Academic journal article International Journal of Whole Schooling

Leading Remotely: Exploring the Experiences of Principals in Rural and Remote School Communities in Jamaica

Academic journal article International Journal of Whole Schooling

Leading Remotely: Exploring the Experiences of Principals in Rural and Remote School Communities in Jamaica

Article excerpt

Introduction & Conceptualisation

A number of studies on rural and remote education include a definition of these terms, although each differ, based on the author's perspective and the focus of the research (Starr & White, 2008; Smith & Smith, 2009). According to Cobbold (2006), this has resulted in "atmosphere of conceptual chaos" (p. 455). In their simplest forms, "rural" and "remote" are used to describe geographical areas that are not urban. Several characteristics such as population density, distance from other centers, community size and the degree of isolation from an urban center have been used to try to provide a reliable method of defining "rural" and "remote" (McShane & Walton, 1990). Accordingly, UNESCO (n.d.), provides that "Rural areas comprise human settlements of less than 10,000 people and the rural space is dominated by farms, forests, water, mountains and/or desert" (p. 1). However, the mostly widely used variable for defining "rural" is population density: an area is rural if population density is below 150 inhabitants per square kilometre (OECD, 1994). d'Plesse (1993) contended "the correlation between distance and evidence of remoteness of populations is not necessarily linear" (p. 2) whereas Howley, Theobald, and Howley (2005) proposed that "the rural in rural is not most significantly the boundary around it, but the meanings inherent in rural lives, wherever lived" (p. 1).

For many students in rural and remote communities, the nature of their isolation has changed and continues to change. Fitzpatrick (1983) suggested that, in the past they had few opportunities to go down to town and interact with other people. More recently, and nowadays, however, with modern technology, students may not have a variety of contact with life and others in their communities as they once did. In other words, due to improvements in transport and communications infrastructure, there are increased opportunities for students to communicate with individuals outside of their immediate home and community environments. As a result of this shift, several researchers (Moriarity, Donaher, & Donaher, 2003; Cobbold, 2006; Hardre, 2007; Wallace & Boylan, 2009) recommended flexibility in conceptualising terms such as "rural", "remote" and "isolated", versus sticking to fixed definitions, in recognition that rural environments are constantly changing.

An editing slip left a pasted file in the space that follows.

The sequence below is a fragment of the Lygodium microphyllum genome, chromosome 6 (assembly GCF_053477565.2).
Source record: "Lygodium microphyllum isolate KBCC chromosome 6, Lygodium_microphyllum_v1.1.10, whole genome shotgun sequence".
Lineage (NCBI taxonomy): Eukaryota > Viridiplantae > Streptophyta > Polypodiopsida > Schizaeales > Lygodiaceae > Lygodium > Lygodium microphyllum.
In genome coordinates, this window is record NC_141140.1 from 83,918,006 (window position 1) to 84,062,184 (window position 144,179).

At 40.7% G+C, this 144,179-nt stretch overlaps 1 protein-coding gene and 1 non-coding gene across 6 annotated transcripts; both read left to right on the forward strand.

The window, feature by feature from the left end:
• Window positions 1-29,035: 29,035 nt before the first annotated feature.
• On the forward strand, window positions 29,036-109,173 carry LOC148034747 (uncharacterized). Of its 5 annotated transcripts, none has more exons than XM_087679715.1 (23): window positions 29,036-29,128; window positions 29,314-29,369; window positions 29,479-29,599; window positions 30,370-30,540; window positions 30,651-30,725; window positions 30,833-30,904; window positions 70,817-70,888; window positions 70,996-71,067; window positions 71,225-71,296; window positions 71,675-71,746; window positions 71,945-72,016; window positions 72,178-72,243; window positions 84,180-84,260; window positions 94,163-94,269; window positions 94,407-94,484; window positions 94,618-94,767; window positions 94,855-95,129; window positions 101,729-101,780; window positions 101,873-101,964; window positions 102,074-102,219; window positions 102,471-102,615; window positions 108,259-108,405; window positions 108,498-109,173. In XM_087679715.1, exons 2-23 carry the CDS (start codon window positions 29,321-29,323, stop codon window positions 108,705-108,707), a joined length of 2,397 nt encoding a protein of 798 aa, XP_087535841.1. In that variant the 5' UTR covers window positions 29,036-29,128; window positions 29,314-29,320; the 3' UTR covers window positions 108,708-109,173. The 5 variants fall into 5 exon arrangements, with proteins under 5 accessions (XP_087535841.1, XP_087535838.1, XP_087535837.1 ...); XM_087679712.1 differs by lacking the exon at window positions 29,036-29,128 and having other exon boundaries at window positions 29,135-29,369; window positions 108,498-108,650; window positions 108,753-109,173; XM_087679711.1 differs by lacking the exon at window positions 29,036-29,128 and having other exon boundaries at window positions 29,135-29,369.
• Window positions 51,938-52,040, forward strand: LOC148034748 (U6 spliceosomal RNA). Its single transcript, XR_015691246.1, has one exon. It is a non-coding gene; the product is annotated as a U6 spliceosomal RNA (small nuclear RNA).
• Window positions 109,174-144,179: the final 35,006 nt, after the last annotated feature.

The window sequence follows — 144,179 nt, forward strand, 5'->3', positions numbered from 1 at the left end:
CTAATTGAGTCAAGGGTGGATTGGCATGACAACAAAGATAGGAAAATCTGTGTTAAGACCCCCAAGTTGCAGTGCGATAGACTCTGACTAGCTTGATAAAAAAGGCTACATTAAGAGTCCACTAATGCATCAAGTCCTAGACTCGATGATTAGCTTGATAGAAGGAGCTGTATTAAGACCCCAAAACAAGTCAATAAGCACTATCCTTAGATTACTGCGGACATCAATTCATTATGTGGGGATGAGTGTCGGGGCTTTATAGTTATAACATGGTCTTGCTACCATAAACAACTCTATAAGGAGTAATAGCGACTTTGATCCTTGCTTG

Literature Review

There is some literature which cautions against conceptualizing rural as being lacking compared with urban (Moriarity, Donaher, & Donaher, 2003). This is sometimes called the 'rural deficit model (Cobbold, 2006; Cornish, 2009). Evans described a flawed binary which frames rural as "the negative (poor, unsophisticated, underdeveloped) corollary of the urban (rich, sophisticated, developed)" (p. 170), arguing that this dualism is too sweeping. This, however, should not be taken to mean as there are no challenges to the educational provision for students in rural locations. Rather, that the situation is not simply clear cut. Wallace and Boylan (2009) and Christie (2008) pointed to the danger of assuming that improving educational opportunities for rural and remote students means providing them with an urban-based education, whereas Cornish (2009) and Khupe, Kean, and Cameron (2009) encouraged us to consider the context and needs of students. Despite this and despite widespread recognition of the value of preparing teachers for rural and remote experiences (Lock, 2008; Halsey, 2009), there is only limited evidence of progress in terms of addressing the needs of rural students, or in terms of preparing teachers for the realities and needs of students in these schools (Boylan, 2004; Hardre, 2009), with only few teacher training institutions providing field experiences for trainee teachers that prepare them for the rural teaching experience (Lopes, O'Donoghue, & O'Neil, 2011).

The National Inquiry into Rural and Remote Education in Australia (HREOC, 2000) found "most teacher training does not adequately equip new recruits with the skills and knowledge needed for teaching in the rural and remote areas" (p. …

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